PREG­NANT women may wish for a smaller baby to ease the pain of labour, but ba­bies born small could have se­ri­ous men­tal health prob­lems in later life. New re­search in the Jour­nalofEpi­demi­ol­o­gyandCom­mu­nity Health has found that male ba­bies born less than 47 cm in length are more than twice as likely to at­tempt vi­o­lent sui­cide as adults com­pared to nor­mal-length ba­bies, re­gard­less of the height they reach as adults. The find­ings are based on 318,953 Swedish men who were fol­lowed from birth (be­tween 1973 and 1980) to the date of at­tempted sui­cide, date of death, em­i­gra­tion or to the end of 1999, which­ever came first. Those born pre­ma­turely, both short and un­der­weight, were more than four times more likely to at­tempt vi­o­lent sui­cide, in­clud­ing hang­ing, drown­ing and use of a knife or gun, as those born af­ter 38 weeks of preg­nancy. The brain chem­i­cal sero­tonin, which can de­crease ag­gres­sion and sui­ci­dal be­hav­iour, may be lower in men who were born small, say the au­thors, and th­ese men may need to be mon­i­tored more closely for psy­chi­atric disor­ders. JEpi­demi­olCom­mu­ni­tyHealth 2008;62:168-173 (Mit­ten­dor­fer-Rutz E, et al) PE­DOME­TERS can help peo­ple to lose weight even with­out chang­ing their diet, ac­cord­ing to new re­search in the An­nal­sof Fam­i­ly­Medicine. Re­searchers com­bined the re­sults of nine sep­a­rate stud­ies look­ing at the ef­fect of pe­dome­ter-based walk­ing pro­grams on weight loss. The stud­ies in­volved 307 par­tic­i­pants (73 per cent women and 27 per cent men), and ranged in du­ra­tion from four weeks to one year. The av­er­age study du­ra­tion was 16 weeks, and par­tic­i­pants in­creased their daily step count from an av­er­age of 5076 steps to 9136 steps. On av­er­age, par­tic­i­pants lost 1.3 kg over the course of the walk­ing pro­grams, and weight loss in­creased the longer they par­tic­i­pated. While the amount of weight loss was small, the au­thors claim that even a 2 to 3 per cent re­duc­tion in weight can sig­nif­i­cantly im­prove the health of an over­weight per­son. An­nFamMed 2008;6:69-77 (Richard­son CR, et al) MI­NOR leg in­juries such as an­kle sprains and mus­cle tears can in­crease the risk of lifethreat­en­ing blood clots, claims a study in the cur­rent is­sue of the ArchivesofIn­ter­nal Medicine. Re­searchers stud­ied 2471 pa­tients who de­vel­oped a blood clot be­tween 1999 and 2004. They were sur­veyed about any in­juries, surgery, plas­ter casts or ex­tended bed rest they had within one year of de­vel­op­ing the blood clot, as well as their height, weight, fam­ily his­tory and sports par­tic­i­pa­tion. Th­ese pa­tients were com­pared with 3534 con­trols with­out a blood clot. Among those who de­vel­oped a blood clot, 11.7 per cent had suf­fered a mi­nor leg in­jury in the pre­vi­ous three months, while only 4.4 per cent of the con­trols had suf­fered a sim­i­lar in­jury in the three months prior to the sur­vey. The find­ings may help doc­tors to bet­ter iden­tify and treat those at in­creased risk of blood clots. ArchIn­ternMed 2008;168:21-26 (van Stralen KJ, et al) VI­TA­MIN D sup­ple­ments may help to pre­vent falls among older women, and should be given to those with a his­tory of fall­ing and low vi­ta­min D lev­els, con­cludes an Aus­tralian study in the ArchivesofIn­ter­nalMedicine this week. Richard Prince and col­leagues from the Sir Charles Gaird­ner Hospi­tal in Perth re­cruited 302 women aged 70 to 90 years with low blood vi­ta­min D lev­els and a his­tory of fall­ing in the pre­vi­ous year. They were ran­domly as­signed to take ei­ther 1000 in­ter­na­tional units of vi­ta­min D2 (er­go­cal­cif­erol) or an in­ac­tive placebo, and all re­ceived 1000mg of cal­cium cit­rate per day. In­for­ma­tion about falls was col­lected from par­tic­i­pants ev­ery six weeks. Dur­ing the year­long study, 53 per cent of those in the vi­ta­min D group and 63 per cent in the con­trol group fell at least once. Af­ter ad­just­ing for height, which af­fected the risk of fall­ing, vi­ta­min D ther­apy re­duced the risk of hav­ing at least one fall by 19 per cent. ArchIn­ternMed 2008;168:103-108 (Prince RL, et al) WOM­EN­who work shifts at ir­reg­u­lar times of the day and night are more likely to re­tire early on a dis­abil­ity pen­sion com­pared to per­ma­nent day work­ers, claims a study in the latest is­sue of Oc­cu­pa­tion­a­land En­vi­ron­men­talMedicine. The find­ings are based on 3980 fe­male and 4025 male em­ploy­ees in Den­mark, and could af­fect the way women choose to work. Be­tween 1990 and 2003, 253 women and 173 men were forced to re­tire early for health rea­sons and had been granted a dis­abil­ity pen­sion. Women were 34 per cent more likely to do so if they had been shift work­ers com­pared to day work­ers, whereas male shift work­ers were no more likely to have to re­tire early than other em­ploy­ees. Shift work has been linked to in­creased risk of heart dis­ease, breast can­cer, pep­tic ul­cer, sleep dis­tur­bance, com­pli­ca­tions of preg­nancy and ac­ci­dents, but fur­ther re­search is needed to ex­plain why women are more vul­ner­a­ble than men. Oc­cupEn­vi­ronMed 2007;doi:10.1136/ oem.2007.036525 (Tuch­sen F, et al) LOW testos­terone lev­els in­crease the risk of frac­tures in men aged over 60, claim the au­thors of a study in the ArchivesofIn­ter­nal Medicine, and mea­sur­ing testos­terone in the blood may help to iden­tify men at high­est risk. The Swiss-Aus­tralian-US study in­volved 609 men with an av­er­age age of 73. Bone min­eral den­sity and lifestyle fac­tors were recorded at the be­gin­ning of the study in 1989. Over the next 17 years, blood lev­els of testos­terone were mea­sured and low-trauma frac­tures (fall­ing from stand­ing height or less) were recorded. Frac­tures oc­curred in 113 men, and were 48 per cent more likely to oc­cur in men with low testos­terone lev­els com­pared to those with nor­mal lev­els. ArchIn­ternMed 2008;168:47-54 (Meier C, et al) Want to know more? Items are ref­er­enced where pos­si­ble. A ref­er­ence such as ‘‘ 2007;35:18-25’’ means the source ar­ti­cle was pub­lished on pages 18-25 in vol­ume num­ber 35 of the pub­li­ca­tion, in 2007. A doi num­ber or web­site ad­dress is used for re­search pub­lished on a jour­nal’s web­site.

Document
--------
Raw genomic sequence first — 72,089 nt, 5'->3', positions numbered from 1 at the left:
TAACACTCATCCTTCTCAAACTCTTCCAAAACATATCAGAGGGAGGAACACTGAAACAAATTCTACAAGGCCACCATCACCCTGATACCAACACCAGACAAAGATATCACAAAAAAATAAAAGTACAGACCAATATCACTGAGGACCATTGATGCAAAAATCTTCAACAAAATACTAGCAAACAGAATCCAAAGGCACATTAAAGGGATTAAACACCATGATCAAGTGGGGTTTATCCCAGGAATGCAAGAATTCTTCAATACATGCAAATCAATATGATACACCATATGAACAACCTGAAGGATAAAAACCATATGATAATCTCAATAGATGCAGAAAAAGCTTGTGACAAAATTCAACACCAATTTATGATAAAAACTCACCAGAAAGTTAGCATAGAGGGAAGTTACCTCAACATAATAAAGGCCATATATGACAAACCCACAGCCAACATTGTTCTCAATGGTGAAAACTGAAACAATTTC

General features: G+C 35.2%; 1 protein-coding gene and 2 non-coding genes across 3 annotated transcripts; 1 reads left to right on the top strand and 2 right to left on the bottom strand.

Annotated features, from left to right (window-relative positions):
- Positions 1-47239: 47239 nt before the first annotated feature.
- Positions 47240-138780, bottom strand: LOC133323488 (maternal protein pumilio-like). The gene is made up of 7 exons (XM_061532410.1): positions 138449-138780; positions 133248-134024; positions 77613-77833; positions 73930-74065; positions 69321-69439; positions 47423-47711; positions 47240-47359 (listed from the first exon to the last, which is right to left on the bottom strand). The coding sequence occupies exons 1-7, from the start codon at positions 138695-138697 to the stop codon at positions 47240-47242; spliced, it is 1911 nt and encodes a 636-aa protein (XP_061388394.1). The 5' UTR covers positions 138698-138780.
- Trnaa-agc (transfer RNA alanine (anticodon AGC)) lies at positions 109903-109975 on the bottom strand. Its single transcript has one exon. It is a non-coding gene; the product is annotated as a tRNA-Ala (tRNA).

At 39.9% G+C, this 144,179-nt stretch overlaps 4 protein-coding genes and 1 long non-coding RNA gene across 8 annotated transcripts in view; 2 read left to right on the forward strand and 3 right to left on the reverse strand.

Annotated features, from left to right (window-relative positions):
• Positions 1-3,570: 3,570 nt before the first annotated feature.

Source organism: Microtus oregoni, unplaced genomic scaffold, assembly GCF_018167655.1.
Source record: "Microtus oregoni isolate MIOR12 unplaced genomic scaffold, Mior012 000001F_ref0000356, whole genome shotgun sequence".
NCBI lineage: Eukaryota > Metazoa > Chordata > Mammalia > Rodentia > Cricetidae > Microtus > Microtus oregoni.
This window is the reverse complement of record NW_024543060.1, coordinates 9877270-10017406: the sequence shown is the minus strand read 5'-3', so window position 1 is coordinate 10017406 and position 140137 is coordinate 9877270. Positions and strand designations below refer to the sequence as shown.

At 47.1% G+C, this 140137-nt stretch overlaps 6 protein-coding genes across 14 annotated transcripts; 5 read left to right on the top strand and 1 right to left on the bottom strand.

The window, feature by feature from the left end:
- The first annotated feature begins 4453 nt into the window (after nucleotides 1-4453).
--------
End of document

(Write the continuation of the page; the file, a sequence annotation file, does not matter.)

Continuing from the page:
Pe­dome­ter: Weight loss aid